Pier 1 on Monday announced it is looking to reduce its corporate expenses, which includes "a reduction in corporate headcount." The retailer also announced it will close up to 450 locations, nearly half of its 942 stores, and "certain distribution centers," according to a company press release. Pier 1 said it has enlisted a third-party liquidator to assist in the process.
Pier 1 is reportedly cutting its headquarters staff by about 40%, or 300 people, and is canceling orders, according to a Bloomberg report citing unnamed sources. The company has also drafted a bankruptcy plan, per the report. Pier 1 did not immediately respond to Retail Dive's request for comment on this report.
"Although decisions that impact our associates are never easy, reducing the number of our brick-and-mortar locations is a necessary business decision," CEO and CFO Robert Riesbeck said in a statement.
While Pier 1 plans to close nearly half of its stores and make cuts, it may not prove to be enough for the struggling home goods retailer.
Pier 1 on Monday reported net sales fell 13.3% to $358.4 million from $413.2 million in the year-ago period, marking nine consecutive quarters of declines in that measure. Comparable sales in the quarter fell 11.4%. Pier 1's loss continued to widen in the third quarter to $59 million from $50.4 million a year ago, and gross profit was $110.3 million, while its gross margin was 30.8%. The company's available assets continues to dwindle and now stands at about $11 million.
In a document filed with the Securities and Exchange Commission on Monday, Pier 1 expressed doubts about its ability to successfully address its financial challenges and continue operating as a "going concern."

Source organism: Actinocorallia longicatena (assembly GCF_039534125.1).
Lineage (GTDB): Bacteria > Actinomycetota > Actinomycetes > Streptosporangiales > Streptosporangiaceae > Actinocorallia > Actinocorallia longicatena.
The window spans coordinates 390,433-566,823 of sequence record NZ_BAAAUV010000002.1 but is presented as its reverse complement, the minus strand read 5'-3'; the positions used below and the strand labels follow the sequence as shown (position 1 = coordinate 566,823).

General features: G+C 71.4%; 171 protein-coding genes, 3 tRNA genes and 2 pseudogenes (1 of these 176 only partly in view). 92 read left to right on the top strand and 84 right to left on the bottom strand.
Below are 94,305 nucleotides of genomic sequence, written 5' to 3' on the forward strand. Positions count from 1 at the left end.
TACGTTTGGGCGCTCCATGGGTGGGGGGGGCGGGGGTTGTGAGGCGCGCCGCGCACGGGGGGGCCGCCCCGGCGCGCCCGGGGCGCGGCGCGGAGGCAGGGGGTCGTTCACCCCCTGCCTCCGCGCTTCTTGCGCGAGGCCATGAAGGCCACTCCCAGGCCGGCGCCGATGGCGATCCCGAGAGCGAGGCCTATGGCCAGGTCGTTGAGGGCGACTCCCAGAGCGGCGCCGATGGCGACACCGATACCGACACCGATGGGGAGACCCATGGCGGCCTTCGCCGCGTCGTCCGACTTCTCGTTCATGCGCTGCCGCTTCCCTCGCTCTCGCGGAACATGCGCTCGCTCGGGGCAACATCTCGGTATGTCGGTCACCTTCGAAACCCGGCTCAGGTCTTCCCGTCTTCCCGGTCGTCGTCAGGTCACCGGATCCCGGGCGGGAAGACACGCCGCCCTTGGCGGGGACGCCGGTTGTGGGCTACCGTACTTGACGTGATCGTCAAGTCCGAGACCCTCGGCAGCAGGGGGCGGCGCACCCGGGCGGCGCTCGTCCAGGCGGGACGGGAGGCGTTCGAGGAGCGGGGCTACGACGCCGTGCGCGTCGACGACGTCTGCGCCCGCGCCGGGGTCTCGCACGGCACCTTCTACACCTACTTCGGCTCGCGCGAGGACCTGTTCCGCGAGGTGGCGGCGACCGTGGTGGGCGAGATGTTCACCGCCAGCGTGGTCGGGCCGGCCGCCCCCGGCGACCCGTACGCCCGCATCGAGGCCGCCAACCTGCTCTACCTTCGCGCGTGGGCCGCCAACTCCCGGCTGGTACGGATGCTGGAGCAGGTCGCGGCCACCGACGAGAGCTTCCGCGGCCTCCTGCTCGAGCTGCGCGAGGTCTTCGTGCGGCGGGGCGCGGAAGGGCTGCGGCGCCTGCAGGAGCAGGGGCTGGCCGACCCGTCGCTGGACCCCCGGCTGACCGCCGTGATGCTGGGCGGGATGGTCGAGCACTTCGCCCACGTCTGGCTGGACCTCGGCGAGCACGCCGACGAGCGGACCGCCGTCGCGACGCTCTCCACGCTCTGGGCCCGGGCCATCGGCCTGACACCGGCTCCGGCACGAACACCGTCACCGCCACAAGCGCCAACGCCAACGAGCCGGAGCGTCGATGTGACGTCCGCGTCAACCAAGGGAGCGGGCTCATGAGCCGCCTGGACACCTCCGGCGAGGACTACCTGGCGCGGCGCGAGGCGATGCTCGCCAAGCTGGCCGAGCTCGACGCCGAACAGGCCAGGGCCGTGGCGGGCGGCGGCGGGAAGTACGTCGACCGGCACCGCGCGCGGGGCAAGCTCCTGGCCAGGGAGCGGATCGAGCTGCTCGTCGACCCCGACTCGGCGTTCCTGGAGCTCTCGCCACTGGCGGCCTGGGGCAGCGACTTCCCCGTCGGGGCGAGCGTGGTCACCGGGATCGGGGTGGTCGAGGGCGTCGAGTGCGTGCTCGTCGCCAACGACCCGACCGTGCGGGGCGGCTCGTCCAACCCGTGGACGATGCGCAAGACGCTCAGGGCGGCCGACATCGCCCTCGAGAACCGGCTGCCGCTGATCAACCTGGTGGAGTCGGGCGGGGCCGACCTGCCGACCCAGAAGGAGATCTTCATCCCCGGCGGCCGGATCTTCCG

"Fiscal third quarter sales and margins remained under pressure as we completed our efforts to clear out non-go-forward merchandise," Riesbeck said in a statement. "Looking ahead, we believe that we will deliver improved financial results over time as we realize the benefits of our business transformation and cost-reduction initiatives."
According to Bloomberg, Pier 1 laid out a plan to creditors in December that envisioned a smaller company post bankruptcy, which would notch about $900 million in annual sales. In fiscal 2019, the company reported annual sales of $1.6 billion.
Riesbeck, who has experience leading other distressed retailers through bankruptcy like FullBeauty and HHGregg, was appointed to the chief executive position in November.
Continued troubles helped land Pier 1 on Retail Dive's most recent list of potential bankruptcies. The home goods retailer spent most of 2019 in turmoil: S&P Global Ratings in April 2019 downgraded the retailer's issuer credit rating from CCC+ to CCC-, in addition to downgrading the issue-level rating on its senior secured term loan. And in December, Pier 1 brought on financial adviser Guggenheim, according to a Debtwire report citing unnamed sources.
"As Pier 1's losses deepen, the planned large-scale store closures and cost cuts will likely be insufficient to turn around the business in time to address the company's looming debt maturities, making restructuring or bankruptcy highly likely scenarios," Raya Sokolyanska, Moody's vice president and senior analyst, said in a client note emailed to Retail Dive. "Increasing competition in the sector from online players, mass merchants and off-price retailers is compounding Pier 1's already challenging turnaround."